It’s responsible for killing 1 Australian every 26 minutes, yet when it comes to women it seems we’re not heeding the warnings like we should.
According to the Heart Foundation:
- Over one million Australian women have at least four risk factors for heart disease.
- More than 2.9 million women have high cholesterol
- One in five or 1.4 million women have high blood pressure
- Close to 2 million women are obese.
If you don’t think heart disease can affect you, think again!
Every hour of every day, heart disease is responsible for the death of one Australian woman.
This makes heart disease the number one killer of women.
Not only is heart disease a killer, but it often takes the lives of women prematurely.
If when you think of heart disease you picture old men and women (who already have plenty of other health-related problems), you may need to re-think who is at risk.
So what are the risk factors?
Understanding the risk factors is key in preventing heart disease. Even though you can’t change your age or your family history, there are risk factors you can change. These risk factors include:
- smoking – both active smoking and being exposed to second-hand smoke
- high blood cholesterol
- high blood pressure
- being physically inactive
- being overweight
- depression, social isolation and lack of quality support
What about hospitalisations?
Each day, 134 Australian women are hospitalised due to heart disease.
How can I prevent heart disease?
The good news is that for many women heart disease is preventable. By making changes to your lifestyle, you can reduce your risk. This is especially important if you have a family history of heart disease.
If your family tree is filled with heart disease or related conditions (such as high blood pressure or high cholesterol), making lifestyle changes is essential.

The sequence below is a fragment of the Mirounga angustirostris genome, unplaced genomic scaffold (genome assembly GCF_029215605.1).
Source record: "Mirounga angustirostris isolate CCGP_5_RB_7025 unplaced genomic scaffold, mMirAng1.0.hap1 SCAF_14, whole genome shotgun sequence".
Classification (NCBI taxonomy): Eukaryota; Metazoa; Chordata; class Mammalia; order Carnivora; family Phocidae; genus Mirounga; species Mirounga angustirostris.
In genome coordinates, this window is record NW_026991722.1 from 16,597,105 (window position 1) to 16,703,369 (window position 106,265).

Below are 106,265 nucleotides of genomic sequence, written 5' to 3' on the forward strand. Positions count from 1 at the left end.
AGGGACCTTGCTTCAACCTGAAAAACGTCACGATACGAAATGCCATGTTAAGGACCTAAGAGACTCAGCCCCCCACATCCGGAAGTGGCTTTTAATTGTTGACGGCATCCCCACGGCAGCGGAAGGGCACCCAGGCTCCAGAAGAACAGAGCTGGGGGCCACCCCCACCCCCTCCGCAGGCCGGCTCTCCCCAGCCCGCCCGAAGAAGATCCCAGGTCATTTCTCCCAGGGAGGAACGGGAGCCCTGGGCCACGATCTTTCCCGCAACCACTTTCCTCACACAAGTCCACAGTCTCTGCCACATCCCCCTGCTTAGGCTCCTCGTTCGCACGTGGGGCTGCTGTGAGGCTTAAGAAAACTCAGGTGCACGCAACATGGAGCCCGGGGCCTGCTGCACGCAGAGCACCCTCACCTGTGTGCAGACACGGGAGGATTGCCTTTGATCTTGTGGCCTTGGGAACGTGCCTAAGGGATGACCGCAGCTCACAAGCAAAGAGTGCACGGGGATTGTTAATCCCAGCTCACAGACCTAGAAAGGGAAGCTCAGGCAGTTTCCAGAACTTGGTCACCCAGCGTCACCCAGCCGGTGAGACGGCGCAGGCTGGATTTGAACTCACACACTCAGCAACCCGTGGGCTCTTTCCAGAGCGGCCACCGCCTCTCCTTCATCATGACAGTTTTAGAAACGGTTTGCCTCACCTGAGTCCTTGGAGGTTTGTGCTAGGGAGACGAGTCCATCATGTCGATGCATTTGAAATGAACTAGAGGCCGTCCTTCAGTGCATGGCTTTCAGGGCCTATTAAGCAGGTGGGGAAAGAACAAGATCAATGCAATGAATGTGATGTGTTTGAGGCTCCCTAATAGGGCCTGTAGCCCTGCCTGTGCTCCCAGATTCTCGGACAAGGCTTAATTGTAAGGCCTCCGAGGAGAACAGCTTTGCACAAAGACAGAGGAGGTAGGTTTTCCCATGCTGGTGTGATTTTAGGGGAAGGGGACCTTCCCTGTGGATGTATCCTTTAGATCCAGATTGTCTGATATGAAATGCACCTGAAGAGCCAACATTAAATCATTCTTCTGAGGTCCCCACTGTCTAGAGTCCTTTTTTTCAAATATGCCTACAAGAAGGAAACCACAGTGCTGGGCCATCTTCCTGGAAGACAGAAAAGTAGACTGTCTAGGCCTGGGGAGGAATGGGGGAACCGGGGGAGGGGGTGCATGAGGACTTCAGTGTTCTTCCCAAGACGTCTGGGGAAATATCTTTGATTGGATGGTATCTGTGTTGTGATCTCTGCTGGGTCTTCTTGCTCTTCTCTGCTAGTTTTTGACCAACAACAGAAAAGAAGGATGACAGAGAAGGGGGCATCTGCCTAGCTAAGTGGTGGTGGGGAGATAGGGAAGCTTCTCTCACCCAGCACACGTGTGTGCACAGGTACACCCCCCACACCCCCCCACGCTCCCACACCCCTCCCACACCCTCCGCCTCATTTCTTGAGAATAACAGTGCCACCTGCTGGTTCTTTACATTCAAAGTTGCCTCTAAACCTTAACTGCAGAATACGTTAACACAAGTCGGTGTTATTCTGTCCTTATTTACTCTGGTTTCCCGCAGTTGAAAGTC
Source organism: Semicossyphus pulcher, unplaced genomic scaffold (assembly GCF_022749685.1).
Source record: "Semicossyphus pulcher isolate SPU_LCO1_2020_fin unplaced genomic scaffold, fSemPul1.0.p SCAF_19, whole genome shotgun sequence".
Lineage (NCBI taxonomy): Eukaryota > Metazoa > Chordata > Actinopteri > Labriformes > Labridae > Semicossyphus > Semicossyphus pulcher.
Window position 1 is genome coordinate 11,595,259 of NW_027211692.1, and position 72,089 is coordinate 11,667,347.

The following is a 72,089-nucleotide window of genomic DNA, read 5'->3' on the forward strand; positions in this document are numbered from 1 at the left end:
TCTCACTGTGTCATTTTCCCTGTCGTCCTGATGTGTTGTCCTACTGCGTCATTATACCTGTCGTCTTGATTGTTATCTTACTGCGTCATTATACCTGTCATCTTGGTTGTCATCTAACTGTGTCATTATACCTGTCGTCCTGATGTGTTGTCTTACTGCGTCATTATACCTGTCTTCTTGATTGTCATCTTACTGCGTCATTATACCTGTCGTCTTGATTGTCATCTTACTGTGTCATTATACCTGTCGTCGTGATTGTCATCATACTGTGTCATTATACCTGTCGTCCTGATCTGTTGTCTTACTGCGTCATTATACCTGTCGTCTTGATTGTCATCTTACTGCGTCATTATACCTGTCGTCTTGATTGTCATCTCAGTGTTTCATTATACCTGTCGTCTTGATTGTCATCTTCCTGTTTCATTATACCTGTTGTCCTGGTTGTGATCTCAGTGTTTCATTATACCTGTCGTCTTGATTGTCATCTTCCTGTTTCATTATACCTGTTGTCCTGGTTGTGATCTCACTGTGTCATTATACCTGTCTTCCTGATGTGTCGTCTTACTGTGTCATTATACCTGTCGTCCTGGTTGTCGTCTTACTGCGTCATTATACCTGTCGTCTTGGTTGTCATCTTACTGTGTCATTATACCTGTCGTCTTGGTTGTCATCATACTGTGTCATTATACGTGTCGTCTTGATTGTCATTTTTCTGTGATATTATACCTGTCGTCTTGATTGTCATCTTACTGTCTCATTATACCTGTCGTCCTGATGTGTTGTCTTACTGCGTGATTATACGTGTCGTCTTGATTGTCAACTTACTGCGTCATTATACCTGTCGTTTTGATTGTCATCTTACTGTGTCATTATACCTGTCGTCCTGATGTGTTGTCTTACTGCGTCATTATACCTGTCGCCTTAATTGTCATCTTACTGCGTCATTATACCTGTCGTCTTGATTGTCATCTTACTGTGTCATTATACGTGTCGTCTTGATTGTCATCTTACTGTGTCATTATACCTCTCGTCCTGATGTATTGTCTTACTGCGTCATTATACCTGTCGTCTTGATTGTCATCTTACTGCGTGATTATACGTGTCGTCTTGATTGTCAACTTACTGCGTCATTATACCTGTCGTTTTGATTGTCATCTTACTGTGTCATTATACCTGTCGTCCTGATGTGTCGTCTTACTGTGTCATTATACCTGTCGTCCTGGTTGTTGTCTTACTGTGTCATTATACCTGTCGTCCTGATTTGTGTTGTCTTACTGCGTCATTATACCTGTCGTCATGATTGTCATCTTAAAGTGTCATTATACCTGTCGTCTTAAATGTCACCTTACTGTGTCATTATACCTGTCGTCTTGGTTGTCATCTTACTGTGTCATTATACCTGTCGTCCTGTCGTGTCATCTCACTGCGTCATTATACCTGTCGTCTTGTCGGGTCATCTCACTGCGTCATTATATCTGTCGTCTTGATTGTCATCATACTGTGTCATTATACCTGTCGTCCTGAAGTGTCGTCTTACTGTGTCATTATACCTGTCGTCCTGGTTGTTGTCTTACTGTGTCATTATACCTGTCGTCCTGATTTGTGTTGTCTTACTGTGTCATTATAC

Arming yourself with knowledge is a step that you can’t skip in the fight to prevent heart disease. This doesn’t just include rambling off the list of high-risk factors that contribute to heart disease. It also means having self-knowledge.
It’s easy to say, “That will happen to someone else” or, “I don’t fit the profile.”
You’re young, you’re an active mum and you feel like you’re free from risk. But, are you really?
Take a look at your entire lifestyle. Even though your kids may eat like kings, stuffing yourself with their scraps or eating on-the-go might contribute to poor nutrition (a risk factor for heart disease).
Why take heart disease seriously?
If you haven’t gotten the major message yet – HEART DISEASE IS THE SINGLE BIGGEST KILLER OF AUSTRALIAN WOMEN.
It kills three times as many women as breast cancer and from one mum to another, please take the time to get regular check-ups, ask your doctor about testing for high cholesterol/blood pressure and evaluate your life choices to ensure that you’re living the healthiest way possible!
Discuss your entire lifestyle and family health history with your GP and make the time to have a HEART HEALTH CHECK which can be done as part of a normal check up. Your doctor will take blood tests, check your blood pressure and ask you about your lifestyle and your family (your grandparents, parents, brothers and sisters). Be sure to provide them with as much information about your lifestyle and family history as possible (and be honest!)
Once your doctor or health practitioner has your blood test results, ask them for your report which will state if you have high (more than 15%); moderate (10-15%) or low risk (less than 10%) of a heart attack or stroke.
Watch this short clip with Cardiologist Cathie Coleman from St Vincent’s Hospital to find out more about what a Heart Health Check involves and be sure to spread the word.